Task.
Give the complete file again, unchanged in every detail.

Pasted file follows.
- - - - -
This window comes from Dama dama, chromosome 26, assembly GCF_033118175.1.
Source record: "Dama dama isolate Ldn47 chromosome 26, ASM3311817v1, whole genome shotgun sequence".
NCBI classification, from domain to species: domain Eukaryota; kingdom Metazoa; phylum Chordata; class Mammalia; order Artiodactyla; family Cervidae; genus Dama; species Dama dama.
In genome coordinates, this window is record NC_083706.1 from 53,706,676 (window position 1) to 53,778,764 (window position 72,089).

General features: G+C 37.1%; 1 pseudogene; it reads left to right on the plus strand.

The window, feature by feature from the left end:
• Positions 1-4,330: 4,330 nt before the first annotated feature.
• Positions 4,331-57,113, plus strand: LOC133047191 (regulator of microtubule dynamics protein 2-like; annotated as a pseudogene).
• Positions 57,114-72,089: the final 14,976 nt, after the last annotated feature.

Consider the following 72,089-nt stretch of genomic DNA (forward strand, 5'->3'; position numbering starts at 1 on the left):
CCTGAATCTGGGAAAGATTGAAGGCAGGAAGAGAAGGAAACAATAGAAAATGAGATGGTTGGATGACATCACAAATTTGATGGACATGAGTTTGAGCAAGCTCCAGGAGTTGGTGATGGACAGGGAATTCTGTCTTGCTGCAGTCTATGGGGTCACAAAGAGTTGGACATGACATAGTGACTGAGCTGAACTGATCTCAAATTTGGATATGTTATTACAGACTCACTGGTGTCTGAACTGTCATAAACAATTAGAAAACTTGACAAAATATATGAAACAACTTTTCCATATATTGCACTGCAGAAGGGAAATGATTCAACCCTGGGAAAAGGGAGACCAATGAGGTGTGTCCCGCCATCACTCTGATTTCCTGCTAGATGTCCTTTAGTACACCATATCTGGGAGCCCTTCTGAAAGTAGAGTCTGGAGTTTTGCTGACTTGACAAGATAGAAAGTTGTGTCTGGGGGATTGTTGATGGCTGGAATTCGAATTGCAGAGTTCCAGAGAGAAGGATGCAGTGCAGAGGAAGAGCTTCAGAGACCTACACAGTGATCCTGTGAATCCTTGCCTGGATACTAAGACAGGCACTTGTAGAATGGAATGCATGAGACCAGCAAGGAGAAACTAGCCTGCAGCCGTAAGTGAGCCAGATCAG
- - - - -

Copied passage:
This window comes from Dama dama, chromosome 26, assembly GCF_033118175.1.
Source record: "Dama dama isolate Ldn47 chromosome 26, ASM3311817v1, whole genome shotgun sequence".
NCBI classification, from domain to species: domain Eukaryota; kingdom Metazoa; phylum Chordata; class Mammalia; order Artiodactyla; family Cervidae; genus Dama; species Dama dama.
In genome coordinates, this window is record NC_083706.1 from 53,706,676 (window position 1) to 53,778,764 (window position 72,089).

General features: G+C 37.1%; 1 pseudogene; it reads left to right on the plus strand.

The window, feature by feature from the left end:
• Positions 1-4,330: 4,330 nt before the first annotated feature.
• Positions 4,331-57,113, plus strand: LOC133047191 (regulator of microtubule dynamics protein 2-like; annotated as a pseudogene).
• Positions 57,114-72,089: the final 14,976 nt, after the last annotated feature.

Consider the following 72,089-nt stretch of genomic DNA (forward strand, 5'->3'; position numbering starts at 1 on the left):
CCTGAATCTGGGAAAGATTGAAGGCAGGAAGAGAAGGAAACAATAGAAAATGAGATGGTTGGATGACATCACAAATTTGATGGACATGAGTTTGAGCAAGCTCCAGGAGTTGGTGATGGACAGGGAATTCTGTCTTGCTGCAGTCTATGGGGTCACAAAGAGTTGGACATGACATAGTGACTGAGCTGAACTGATCTCAAATTTGGATATGTTATTACAGACTCACTGGTGTCTGAACTGTCATAAACAATTAGAAAACTTGACAAAATATATGAAACAACTTTTCCATATATTGCACTGCAGAAGGGAAATGATTCAACCCTGGGAAAAGGGAGACCAATGAGGTGTGTCCCGCCATCACTCTGATTTCCTGCTAGATGTCCTTTAGTACACCATATCTGGGAGCCCTTCTGAAAGTAGAGTCTGGAGTTTTGCTGACTTGACAAGATAGAAAGTTGTGTCTGGGGGATTGTTGATGGCTGGAATTCGAATTGCAGAGTTCCAGAGAGAAGGATGCAGTGCAGAGGAAGAGCTTCAGAGACCTACACAGTGATCCTGTGAATCCTTGCCTGGATACTAAGACAGGCACTTGTAGAATGGAATGCATGAGACCAGCAAGGAGAAACTAGCCTGCAGCCGTAAGTGAGCCAGATCAG